Tue, May 11, 2021

Post-pandemic South Asia: How the COVID-19 pandemic will affect Bangladesh’s politics, economy, and healthcare

Online Event The Atlantic Council's South Asia Center hosts a conversation on the future of Bangladesh’s economic, political, and healthcare landscapes in the context of the evolving COVID-19 pandemic.

10:00am Bangladesh Coronavirus Economy & Business Politics & Diplomacy

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Thu, Apr 29, 2021

The Biden administration must incorporate India’s provincial elections in West Bengal and Assam into its South Asia foreign policy

Away from India's awful COVID-19 scenes playing out are elections Washington should not ignore. The ongoing state elections in India’s east, specifically the states of West Bengal and Assam, are characterized by dynamics central to today’s India and their results will have long-lasting implications for national politics. The fanning of toxic identity politics, compromising of democratic institutions, the worrisome rise of COVID-19 cases, and the effect on foreign relations are aspects of these elections that deserve Washington’s serious attention.

SouthAsiaSource by Rudabeh Shahid and Kaveri Sarkar

Bangladesh Coronavirus

Wed, Feb 24, 2021

Shahid joins PBS NewsHour to discuss ongoing protests in Myanmar

In the News by Atlantic Council

Conflict Corruption

Fri, Feb 5, 2021

Shahid in NBC News: Myanmar coup and Aung San Suu Kyi’s arrest presaged by world ignoring Rohingya genocide

In the News by Atlantic Council

Conflict Indo-Pacific

Dr. Rudabeh Shahid is a nonresident senior fellow at the South Asia Center and a postdoctoral research fellow at the “Rethinking Civil Society” Project in the Department of Politics, University of York (UK). A part of this project considers civil society in post-partition South Asia and is funded by the Leverhulme Trust, a UK-based charity. For the “Rethinking Civil Society” research group, Dr. Shahid is specifically working on a project concerning the situation of the stateless Rohingya Muslim population from the Rakhine state of Myanmar and comparing it to the ongoing process of disenfranchisement happening to Bengali-speaking Muslims in India’s North-East state of Assam.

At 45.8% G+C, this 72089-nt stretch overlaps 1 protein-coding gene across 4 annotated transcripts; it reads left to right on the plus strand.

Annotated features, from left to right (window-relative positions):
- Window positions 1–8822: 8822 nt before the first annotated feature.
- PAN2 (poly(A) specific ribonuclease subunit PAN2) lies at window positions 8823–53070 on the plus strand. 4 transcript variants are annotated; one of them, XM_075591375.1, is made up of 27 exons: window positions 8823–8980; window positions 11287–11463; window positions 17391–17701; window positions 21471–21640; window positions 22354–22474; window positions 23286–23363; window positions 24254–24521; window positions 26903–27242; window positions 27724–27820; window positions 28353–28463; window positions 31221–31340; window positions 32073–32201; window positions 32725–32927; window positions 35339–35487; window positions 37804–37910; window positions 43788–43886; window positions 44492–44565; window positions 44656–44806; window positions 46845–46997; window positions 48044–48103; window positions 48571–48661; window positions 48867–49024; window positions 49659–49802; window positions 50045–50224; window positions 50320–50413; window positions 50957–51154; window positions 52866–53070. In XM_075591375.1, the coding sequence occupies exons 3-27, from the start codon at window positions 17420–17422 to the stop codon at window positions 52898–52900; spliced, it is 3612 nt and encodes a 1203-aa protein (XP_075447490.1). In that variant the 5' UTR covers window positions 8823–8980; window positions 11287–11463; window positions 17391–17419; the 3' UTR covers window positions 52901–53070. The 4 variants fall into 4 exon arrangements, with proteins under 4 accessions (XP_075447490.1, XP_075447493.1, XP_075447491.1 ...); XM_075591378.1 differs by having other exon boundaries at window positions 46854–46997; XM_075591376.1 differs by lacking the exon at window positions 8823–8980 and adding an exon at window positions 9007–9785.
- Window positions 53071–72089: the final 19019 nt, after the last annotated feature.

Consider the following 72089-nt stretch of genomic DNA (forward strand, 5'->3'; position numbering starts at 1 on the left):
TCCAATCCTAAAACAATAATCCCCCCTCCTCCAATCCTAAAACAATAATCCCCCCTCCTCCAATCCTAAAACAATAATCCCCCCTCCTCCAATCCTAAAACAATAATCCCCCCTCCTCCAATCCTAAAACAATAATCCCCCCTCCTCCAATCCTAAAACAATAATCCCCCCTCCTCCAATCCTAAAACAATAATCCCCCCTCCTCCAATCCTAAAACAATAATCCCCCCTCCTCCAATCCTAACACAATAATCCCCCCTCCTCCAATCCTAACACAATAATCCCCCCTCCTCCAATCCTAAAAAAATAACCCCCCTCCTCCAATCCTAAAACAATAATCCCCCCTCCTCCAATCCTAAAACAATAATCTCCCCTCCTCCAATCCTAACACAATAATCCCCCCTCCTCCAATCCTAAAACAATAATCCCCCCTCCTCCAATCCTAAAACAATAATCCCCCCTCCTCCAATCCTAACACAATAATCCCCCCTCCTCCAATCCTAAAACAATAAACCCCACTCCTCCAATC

In 2019, Dr. Shahid defended her PhD at the School of Government and International Affairs, Durham University (UK). The title of her PhD thesis is “The Social Capital Formation among the Bengali-speaking Muslims in Three Indian Border States.” This research is on the contemporary politics of the Bengali-speaking Muslim communities in states of India surrounding Bangladesh. Dr. Shahid holds an MA in International Relations from the University of Sussex (UK) and a BA from Middlebury College (USA). 

During the winters of 2018 and 2019, Dr. Shahid designed and taught two courses at her undergraduate alma mater as a visiting instructor. In January 2018, Dr. Shahid taught a course at Middlebury College called “South Asia Beyond New Delhi-Islamabad” which analyzed areas and aspects of South Asian politics that are not frequently studied at the global policy level, such as the birth of the Madhesi movement of Nepal and the rise of cow vigilante groups in North India. In January 2019, her course titled “Refugee Crises in South Asia” took a multidisciplinary approach to study cases of refugee crises in contemporary South Asia, including the ongoing Rohingya Refugee Crisis.

Dr. Shahid has also contributed to scholarly works on South Asian religious traditions. During her undergraduate years, she assisted the Chair of the Department of History of Art and Architecture at Middlebury College with preparing an academic book manuscript titled “The Art of Loving Krishna: Ornamentation and Devotion,” relating to the worship of the Hindu deity Krishna. Dr. Shahid is also the author of “The Mystic Contribution: Khan Jahan Ali and the Creation of Bagerhat,” a monograph which outlines the life of the fifteenth-century Islamic saint of Southern Bengal and his contribution towards building a Muslim settlement which is now deemed a UNESCO world heritage site.